European Commercial Real Estate: foreign investment dropped 19% in 2016, after a record volume in 2015

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The economic recovery continues in the Eurozone. Despite a slowdown at mid-year, GDP maintained a stable pace of growth in 2016 with 1.7% on average. It should enjoy growth close to 1.5 % in 2017, a slight decline on 2016 due to political uncertainties at national level and some less favourable economic fundamentals, such as raw materials, inflation, oil prices and interest rates.

Coming in the wake of a record year 2015, the European investment market, at €230 bn, recorded a 10% slowdown in 2016. The share of cross-border investment also dropped during 2016. Etienne Prongue, head of International Investment Group at BNP Paribas Real Estate, said: “One of the strengths of the European commercial real estate market has been the amount of capital moving in between markets and flowing into Europe. After peaking in 2015, the share of cross-border investment dropped to 48% of the total in 2016 but, at €110 bn, it is still the third highest amount in the last 10 years.”

Amongst foreign investors, Europeans were the most represented (41%) with a volume of € 45.8bn, almost equally split between Eurozone (51%) and non-Eurozone investors (49%).

American investment plunged 37% reaching almost € 26bn in 2016. US investors represented only 24% of total foreign investment volume in Europe (vs. 31% a year ago). Sharp pricing and uncertainties have driven the investors to CEE countries.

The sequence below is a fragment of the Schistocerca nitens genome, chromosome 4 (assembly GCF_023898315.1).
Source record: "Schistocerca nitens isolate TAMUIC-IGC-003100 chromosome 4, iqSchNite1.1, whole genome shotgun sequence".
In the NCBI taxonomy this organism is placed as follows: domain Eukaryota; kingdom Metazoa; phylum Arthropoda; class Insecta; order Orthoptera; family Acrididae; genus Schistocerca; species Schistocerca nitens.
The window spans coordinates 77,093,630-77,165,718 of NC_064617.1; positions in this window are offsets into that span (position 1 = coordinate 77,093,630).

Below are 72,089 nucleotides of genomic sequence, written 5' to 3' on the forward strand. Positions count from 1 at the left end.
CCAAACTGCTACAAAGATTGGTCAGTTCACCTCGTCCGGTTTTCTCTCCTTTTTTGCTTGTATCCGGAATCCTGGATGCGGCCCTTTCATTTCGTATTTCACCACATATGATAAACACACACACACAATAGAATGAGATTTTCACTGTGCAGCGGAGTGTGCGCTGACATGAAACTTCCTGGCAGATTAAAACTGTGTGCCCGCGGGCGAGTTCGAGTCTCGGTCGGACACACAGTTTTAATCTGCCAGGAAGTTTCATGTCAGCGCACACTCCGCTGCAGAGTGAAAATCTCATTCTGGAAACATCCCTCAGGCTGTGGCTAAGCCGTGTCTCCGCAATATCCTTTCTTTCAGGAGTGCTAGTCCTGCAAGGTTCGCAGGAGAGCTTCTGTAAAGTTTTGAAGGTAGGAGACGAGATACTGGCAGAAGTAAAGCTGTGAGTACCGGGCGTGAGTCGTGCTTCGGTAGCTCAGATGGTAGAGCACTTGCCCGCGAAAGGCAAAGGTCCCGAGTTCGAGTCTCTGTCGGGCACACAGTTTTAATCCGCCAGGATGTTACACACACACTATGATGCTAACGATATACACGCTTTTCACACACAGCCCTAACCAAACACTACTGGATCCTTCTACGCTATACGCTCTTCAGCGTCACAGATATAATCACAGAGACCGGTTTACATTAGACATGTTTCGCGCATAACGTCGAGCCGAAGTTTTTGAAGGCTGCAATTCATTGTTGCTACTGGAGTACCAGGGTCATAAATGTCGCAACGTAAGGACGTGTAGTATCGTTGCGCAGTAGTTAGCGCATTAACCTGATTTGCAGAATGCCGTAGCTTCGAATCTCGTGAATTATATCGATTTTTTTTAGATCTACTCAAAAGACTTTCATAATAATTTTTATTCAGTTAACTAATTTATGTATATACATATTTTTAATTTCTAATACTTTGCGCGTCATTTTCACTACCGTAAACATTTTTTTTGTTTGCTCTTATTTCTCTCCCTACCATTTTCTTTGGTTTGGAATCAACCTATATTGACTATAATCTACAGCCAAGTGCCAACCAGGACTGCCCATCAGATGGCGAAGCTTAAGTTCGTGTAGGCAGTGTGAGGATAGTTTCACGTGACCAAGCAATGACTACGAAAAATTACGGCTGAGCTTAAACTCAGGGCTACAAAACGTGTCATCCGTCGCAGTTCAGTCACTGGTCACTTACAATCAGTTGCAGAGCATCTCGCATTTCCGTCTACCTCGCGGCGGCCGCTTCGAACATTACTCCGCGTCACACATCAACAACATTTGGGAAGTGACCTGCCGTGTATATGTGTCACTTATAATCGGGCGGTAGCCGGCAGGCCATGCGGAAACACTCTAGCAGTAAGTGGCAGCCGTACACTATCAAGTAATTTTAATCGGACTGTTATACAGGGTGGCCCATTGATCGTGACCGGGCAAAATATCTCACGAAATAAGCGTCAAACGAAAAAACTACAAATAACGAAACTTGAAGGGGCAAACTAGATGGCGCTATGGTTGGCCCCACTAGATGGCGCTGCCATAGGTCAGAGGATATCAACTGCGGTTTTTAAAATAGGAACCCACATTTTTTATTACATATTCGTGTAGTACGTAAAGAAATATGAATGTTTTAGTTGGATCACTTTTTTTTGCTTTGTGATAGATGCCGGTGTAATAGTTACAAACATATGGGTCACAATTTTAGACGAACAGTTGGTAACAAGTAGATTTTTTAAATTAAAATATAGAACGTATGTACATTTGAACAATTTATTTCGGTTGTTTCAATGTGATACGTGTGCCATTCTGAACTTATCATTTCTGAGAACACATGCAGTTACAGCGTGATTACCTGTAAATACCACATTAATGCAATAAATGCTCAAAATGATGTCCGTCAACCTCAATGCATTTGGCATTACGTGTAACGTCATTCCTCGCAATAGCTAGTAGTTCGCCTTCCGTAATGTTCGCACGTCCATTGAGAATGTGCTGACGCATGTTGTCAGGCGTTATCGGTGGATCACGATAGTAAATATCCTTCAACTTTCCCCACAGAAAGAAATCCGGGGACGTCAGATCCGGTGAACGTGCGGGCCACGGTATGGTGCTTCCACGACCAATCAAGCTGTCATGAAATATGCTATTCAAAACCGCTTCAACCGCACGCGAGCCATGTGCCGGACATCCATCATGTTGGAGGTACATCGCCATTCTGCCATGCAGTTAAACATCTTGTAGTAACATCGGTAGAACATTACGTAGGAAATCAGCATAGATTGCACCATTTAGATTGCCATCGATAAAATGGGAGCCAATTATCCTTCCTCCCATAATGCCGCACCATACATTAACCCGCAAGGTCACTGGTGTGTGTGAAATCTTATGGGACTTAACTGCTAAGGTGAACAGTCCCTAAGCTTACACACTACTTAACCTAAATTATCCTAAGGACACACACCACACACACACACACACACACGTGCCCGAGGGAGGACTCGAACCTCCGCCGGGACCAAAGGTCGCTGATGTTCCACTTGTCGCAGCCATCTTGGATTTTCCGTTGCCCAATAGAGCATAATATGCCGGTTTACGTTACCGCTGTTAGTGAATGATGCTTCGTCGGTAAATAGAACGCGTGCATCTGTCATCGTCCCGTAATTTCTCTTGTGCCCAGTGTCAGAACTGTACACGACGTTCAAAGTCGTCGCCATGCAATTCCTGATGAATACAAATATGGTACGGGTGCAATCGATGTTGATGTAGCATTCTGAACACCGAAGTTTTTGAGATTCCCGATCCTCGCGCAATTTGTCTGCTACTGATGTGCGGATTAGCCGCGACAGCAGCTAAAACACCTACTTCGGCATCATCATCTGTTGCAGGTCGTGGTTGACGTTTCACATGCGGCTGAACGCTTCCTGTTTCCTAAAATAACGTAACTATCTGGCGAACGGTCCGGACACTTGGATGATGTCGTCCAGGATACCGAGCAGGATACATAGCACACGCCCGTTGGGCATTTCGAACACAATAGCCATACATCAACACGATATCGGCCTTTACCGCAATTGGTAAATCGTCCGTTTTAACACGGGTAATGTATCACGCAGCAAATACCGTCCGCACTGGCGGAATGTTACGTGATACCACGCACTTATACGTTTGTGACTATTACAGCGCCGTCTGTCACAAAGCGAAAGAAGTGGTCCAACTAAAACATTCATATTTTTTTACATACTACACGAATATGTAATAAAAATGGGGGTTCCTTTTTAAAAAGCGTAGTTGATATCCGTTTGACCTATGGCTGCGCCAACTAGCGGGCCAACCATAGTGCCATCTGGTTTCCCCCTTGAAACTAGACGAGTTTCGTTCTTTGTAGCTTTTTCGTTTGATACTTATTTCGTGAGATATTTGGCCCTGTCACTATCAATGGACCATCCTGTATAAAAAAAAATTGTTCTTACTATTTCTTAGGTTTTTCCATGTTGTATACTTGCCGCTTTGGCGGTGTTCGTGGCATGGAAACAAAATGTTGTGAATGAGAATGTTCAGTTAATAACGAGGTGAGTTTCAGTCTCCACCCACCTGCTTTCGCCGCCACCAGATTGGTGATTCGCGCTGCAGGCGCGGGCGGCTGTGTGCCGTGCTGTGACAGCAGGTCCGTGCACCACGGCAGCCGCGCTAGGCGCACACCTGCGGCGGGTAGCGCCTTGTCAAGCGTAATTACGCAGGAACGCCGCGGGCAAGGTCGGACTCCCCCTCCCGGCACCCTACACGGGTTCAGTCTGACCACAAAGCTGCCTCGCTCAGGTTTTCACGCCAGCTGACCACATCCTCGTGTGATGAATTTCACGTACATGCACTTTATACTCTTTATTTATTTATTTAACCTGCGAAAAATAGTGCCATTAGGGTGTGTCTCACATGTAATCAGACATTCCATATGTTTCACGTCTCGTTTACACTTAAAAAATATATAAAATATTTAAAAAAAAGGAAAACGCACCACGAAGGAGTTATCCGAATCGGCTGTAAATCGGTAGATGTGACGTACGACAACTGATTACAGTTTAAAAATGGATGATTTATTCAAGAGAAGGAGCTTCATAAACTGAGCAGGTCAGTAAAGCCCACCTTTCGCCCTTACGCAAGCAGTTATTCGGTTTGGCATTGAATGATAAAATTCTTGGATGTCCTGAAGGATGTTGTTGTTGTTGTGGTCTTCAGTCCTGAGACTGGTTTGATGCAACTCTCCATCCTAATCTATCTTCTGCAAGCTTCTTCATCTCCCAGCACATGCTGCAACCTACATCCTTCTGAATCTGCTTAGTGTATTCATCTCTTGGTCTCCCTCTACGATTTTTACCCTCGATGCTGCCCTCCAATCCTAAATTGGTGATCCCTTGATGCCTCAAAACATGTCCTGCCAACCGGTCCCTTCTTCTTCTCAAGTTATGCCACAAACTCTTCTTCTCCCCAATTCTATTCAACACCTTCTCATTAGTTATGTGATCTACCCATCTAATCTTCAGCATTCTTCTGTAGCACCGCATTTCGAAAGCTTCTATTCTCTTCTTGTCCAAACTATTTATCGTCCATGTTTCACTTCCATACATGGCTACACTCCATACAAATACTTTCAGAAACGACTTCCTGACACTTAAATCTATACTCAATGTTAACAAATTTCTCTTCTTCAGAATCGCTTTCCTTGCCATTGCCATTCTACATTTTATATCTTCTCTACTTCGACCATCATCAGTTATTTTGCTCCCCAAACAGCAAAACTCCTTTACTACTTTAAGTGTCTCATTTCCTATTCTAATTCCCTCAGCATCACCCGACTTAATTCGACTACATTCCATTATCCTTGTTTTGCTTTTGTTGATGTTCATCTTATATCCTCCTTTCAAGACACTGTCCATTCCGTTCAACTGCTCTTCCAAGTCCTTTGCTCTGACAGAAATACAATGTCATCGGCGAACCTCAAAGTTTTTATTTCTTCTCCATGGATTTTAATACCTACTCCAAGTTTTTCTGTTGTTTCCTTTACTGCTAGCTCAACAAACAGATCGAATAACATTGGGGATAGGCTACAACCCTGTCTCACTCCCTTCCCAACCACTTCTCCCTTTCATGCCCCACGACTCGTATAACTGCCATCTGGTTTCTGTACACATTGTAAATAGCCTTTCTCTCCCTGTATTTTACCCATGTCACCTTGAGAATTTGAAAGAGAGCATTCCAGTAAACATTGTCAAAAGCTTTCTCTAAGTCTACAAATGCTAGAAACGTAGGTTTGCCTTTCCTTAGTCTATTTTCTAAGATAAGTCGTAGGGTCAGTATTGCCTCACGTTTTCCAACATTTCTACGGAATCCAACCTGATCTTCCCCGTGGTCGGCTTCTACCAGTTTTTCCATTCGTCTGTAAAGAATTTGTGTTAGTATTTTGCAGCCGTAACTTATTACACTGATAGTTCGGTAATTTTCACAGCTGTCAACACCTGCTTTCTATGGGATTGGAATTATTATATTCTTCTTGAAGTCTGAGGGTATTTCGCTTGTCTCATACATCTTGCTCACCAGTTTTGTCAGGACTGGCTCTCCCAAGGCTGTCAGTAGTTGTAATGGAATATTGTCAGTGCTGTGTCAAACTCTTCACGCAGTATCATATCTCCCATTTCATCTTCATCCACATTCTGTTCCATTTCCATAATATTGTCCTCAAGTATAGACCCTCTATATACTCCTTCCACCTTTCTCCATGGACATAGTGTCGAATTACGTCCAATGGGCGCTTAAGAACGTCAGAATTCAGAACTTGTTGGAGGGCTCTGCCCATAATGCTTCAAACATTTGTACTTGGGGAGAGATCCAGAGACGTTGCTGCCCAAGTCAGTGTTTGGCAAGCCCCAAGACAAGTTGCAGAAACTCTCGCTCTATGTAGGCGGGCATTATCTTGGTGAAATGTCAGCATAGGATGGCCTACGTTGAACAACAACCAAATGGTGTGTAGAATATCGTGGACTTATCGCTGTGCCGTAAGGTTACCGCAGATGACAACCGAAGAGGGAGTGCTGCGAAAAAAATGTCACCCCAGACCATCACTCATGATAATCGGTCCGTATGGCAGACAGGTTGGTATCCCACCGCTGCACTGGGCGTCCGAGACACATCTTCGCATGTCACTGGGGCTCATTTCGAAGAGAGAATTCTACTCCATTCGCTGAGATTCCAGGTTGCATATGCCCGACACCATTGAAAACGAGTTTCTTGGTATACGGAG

Besides a 12% decrease in volume invested into European real estate, the Asian share of cross-border investment total rose to 11%. They became the main foreign investors in the UK, before the Americans.

“Besides drops in volume, there was no change in the relative ranking of the destinations of foreign capital,” said Céline Cotasson-Fauvet head of Pan-European Research at BNP Paribas Real Estate. “Indeed, the UK remained the number one destination for foreign investment in Europe, but dropped 30% in volume due to the wait-and-see attitude of most investors. Germany suffered from an on-going shortage of supply which has held total turnover back, and international investment volume was 20% down on 2015. Whereas, France, albeit dropping 19% of foreign investment, still represent 9% of their European allocations. The main gainers were Ireland, The Netherlands and Central and Eastern Europe.”